|Affection / Dependance:|
|Tendency to bark:
|Tendency to bark:|
Size: Medium Weight: 30-40 lbs Fur length: Short Ears: Pointy Fur type: Straight Fur Color: Black & Brown, Gray / Salt & Pepper, Light Brown / Golden, Merle / Spotted / Brindle / Speckled
Life Expectancy: 12-15 years Rarity: Common Availability: Easily available Climate: Good for every climate.
The Queensland Heeler is also known as Australian Heeler, Hall's Heeler, Blue Heeler, Australian Cattledog, Australischer Treibhund, ACD or simply Heeler. Developed by pioneer settlers in Australia during the 19th century, the Queensland Heeler is a robust working dog needed on large ranches in the outback.
Known as the 'Heeler' due to its herding skill of snapping and biting cattle's heels, the Queensland Heeler is well-muscled, powerful, yet very agile dogs who can cover large distances. They have a very unique look that can be easily spotted amongst other dogs and animals, so it is definitely easy to spot this herding dog in the fields! An amazing dog with an amazing personality. The intelligent and courageous dog is a leader of the pack and will follow his owner to the end.
Puppies are born all-white (inherited from the early Dalmatian crosses), but get their color within a few weeks after birth. The color of the coat comes in blue or red speckled with or without black.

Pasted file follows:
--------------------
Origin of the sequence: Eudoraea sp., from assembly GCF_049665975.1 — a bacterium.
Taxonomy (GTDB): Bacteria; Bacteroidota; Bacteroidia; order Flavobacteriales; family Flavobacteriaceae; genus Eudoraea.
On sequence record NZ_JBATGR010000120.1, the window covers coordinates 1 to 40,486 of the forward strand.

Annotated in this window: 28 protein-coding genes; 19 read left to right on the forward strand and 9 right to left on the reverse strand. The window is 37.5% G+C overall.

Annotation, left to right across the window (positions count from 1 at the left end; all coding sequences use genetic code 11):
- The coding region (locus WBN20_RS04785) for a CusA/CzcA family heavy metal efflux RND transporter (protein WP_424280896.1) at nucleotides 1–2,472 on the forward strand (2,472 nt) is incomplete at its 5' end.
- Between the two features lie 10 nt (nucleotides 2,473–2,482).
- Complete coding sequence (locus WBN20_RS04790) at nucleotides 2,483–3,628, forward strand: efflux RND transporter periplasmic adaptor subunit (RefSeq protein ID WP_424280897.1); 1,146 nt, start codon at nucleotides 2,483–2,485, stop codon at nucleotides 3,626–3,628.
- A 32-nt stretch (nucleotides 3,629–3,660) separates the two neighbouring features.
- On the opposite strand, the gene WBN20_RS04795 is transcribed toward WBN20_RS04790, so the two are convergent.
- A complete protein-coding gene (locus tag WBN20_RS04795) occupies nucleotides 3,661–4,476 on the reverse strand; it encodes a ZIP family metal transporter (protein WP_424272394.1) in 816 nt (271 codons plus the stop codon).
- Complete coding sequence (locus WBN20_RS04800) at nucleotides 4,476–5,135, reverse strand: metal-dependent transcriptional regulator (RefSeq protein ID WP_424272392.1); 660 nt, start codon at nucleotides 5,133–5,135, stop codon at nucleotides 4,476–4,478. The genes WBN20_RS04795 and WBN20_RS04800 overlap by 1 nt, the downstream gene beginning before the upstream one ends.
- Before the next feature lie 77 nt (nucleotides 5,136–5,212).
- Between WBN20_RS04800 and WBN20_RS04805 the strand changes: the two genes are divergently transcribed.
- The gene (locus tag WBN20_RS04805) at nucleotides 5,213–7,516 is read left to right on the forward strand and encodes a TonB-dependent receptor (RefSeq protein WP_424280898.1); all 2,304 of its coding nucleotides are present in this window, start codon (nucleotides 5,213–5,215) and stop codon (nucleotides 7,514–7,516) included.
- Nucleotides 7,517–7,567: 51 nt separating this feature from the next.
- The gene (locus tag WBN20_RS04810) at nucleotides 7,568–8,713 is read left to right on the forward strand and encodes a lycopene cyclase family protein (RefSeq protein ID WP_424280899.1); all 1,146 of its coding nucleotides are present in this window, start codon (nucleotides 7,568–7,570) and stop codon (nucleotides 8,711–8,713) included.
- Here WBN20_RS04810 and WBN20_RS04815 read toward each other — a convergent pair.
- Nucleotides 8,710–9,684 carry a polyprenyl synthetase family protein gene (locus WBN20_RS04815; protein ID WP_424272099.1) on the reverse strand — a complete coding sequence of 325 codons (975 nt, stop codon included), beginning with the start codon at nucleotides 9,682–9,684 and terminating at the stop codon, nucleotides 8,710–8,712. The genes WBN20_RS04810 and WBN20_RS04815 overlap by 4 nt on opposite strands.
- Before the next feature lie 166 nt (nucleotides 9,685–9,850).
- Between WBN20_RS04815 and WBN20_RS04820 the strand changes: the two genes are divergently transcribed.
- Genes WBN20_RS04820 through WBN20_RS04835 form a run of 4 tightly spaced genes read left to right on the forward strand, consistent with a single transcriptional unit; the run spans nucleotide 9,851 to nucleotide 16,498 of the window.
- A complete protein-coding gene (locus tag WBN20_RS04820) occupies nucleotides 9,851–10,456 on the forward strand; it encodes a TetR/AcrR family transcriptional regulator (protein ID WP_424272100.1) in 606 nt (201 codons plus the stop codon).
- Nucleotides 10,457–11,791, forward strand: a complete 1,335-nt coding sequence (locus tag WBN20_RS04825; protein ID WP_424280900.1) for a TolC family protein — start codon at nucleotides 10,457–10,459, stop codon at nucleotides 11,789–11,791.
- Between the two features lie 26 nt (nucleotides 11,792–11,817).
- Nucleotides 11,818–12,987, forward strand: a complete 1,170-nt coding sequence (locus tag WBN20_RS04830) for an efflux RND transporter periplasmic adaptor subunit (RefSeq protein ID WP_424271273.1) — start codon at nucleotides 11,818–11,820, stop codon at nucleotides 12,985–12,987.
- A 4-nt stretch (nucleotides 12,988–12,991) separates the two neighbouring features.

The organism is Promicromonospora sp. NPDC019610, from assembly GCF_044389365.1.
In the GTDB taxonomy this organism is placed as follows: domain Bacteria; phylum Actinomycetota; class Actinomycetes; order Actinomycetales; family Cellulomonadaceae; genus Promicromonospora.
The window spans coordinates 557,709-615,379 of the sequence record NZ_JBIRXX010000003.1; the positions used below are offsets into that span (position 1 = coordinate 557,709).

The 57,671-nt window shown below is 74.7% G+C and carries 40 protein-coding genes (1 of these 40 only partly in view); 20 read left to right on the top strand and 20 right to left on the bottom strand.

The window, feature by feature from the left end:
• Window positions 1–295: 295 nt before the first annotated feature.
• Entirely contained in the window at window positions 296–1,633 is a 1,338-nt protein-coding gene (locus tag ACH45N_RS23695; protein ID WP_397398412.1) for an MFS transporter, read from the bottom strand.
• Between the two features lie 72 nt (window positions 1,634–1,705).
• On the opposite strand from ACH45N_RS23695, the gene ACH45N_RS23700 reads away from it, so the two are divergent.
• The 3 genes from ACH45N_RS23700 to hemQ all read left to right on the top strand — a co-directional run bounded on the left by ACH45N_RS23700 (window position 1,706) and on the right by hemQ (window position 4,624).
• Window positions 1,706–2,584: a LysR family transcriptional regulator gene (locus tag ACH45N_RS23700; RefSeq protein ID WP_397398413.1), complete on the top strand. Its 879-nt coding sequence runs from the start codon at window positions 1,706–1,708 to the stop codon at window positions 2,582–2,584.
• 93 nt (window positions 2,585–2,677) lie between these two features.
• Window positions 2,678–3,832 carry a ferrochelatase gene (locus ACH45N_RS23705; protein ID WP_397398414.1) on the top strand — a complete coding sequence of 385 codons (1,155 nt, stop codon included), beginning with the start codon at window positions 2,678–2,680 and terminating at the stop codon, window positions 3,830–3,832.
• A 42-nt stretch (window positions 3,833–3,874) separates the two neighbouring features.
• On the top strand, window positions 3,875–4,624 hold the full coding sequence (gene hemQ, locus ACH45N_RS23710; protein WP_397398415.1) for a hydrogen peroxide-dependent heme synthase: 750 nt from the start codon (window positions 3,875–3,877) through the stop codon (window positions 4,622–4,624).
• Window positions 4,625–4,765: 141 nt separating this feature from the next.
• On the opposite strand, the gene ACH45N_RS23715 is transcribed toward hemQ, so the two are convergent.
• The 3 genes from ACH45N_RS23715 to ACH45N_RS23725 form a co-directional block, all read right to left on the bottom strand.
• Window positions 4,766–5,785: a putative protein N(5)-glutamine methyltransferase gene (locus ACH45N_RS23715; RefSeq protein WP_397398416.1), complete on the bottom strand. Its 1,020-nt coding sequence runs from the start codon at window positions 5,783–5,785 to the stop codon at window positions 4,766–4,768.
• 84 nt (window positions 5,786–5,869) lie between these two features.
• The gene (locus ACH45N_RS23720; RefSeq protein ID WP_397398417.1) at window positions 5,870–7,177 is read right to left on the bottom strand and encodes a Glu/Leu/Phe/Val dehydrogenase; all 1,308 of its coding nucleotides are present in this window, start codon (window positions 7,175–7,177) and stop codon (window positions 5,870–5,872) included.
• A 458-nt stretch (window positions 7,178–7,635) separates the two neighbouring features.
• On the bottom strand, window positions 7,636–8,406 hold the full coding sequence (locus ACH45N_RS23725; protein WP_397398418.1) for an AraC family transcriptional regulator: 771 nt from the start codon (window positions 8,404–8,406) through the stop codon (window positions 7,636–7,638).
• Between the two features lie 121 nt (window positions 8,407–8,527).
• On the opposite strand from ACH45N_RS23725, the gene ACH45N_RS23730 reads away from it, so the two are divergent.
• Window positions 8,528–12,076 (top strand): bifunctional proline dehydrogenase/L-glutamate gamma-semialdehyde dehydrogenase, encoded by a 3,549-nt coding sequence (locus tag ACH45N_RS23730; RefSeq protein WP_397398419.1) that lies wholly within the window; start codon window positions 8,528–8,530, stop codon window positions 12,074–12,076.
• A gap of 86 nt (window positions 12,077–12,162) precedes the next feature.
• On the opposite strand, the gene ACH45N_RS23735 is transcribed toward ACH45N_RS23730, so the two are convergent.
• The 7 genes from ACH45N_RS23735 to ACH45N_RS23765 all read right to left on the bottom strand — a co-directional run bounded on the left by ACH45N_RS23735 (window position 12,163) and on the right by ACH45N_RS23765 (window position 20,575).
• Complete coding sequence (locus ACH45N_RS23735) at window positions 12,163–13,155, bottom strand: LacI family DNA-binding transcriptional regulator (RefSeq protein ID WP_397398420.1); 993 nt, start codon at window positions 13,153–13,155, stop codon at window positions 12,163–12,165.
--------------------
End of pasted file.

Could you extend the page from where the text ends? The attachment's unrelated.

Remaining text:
The Queensland Heeler has a rough and moderately short weather-resistant double coat. The outer coat is flat, hard, straight, and close so that it is rain-resisting. While the under coat consists of a short and dense fur.
An extremely intelligent, vigilant, courageous, and reliable breed, the Queensland Heeler is protective of their territory. Definitely a one-person dog, it is wary of people they don't know, and can be aggressive with other pets or cats for its dominance level is high. This breed requires high challenging activities and may be too active and intense for home life.
The Queensland Heeler breed is prone to such health issues as hip dysplasia, some genetic deafness and PRA (progressive retina atrophy). The short-haired coat needs little care and is very easy to groom, Just comb and brush with a firm bristle brush, and bathe only when necessary using a mild shampoo. During seasonal shedding (once or twice per year) extra brushing should be given to the coat.
To his master the Queensland Heelers are very easy to train and extremely obedient. One of the most intelligent breeds, they need activities that engage their minds such as participating in dog sports, performing tricks or competitive obedience. Training sessions needs to be varied and exciting in order to keep the dog concerned. Harsh or heavy-handed training methods must be avoid with an Queensland Heeler.
The Queensland Heelers are not recommended for apartment or city dwelling life, these dogs have incredible amount of stamina and will enjoy a great deal of exercise. If not sufficiently stimulated this breed is likely to become bored, noisy and dominant. Two long and brisk walks a day, a job to do, the freedom to run about in a large sized yard and plenty of company is necessary to keep this dog at his happiest.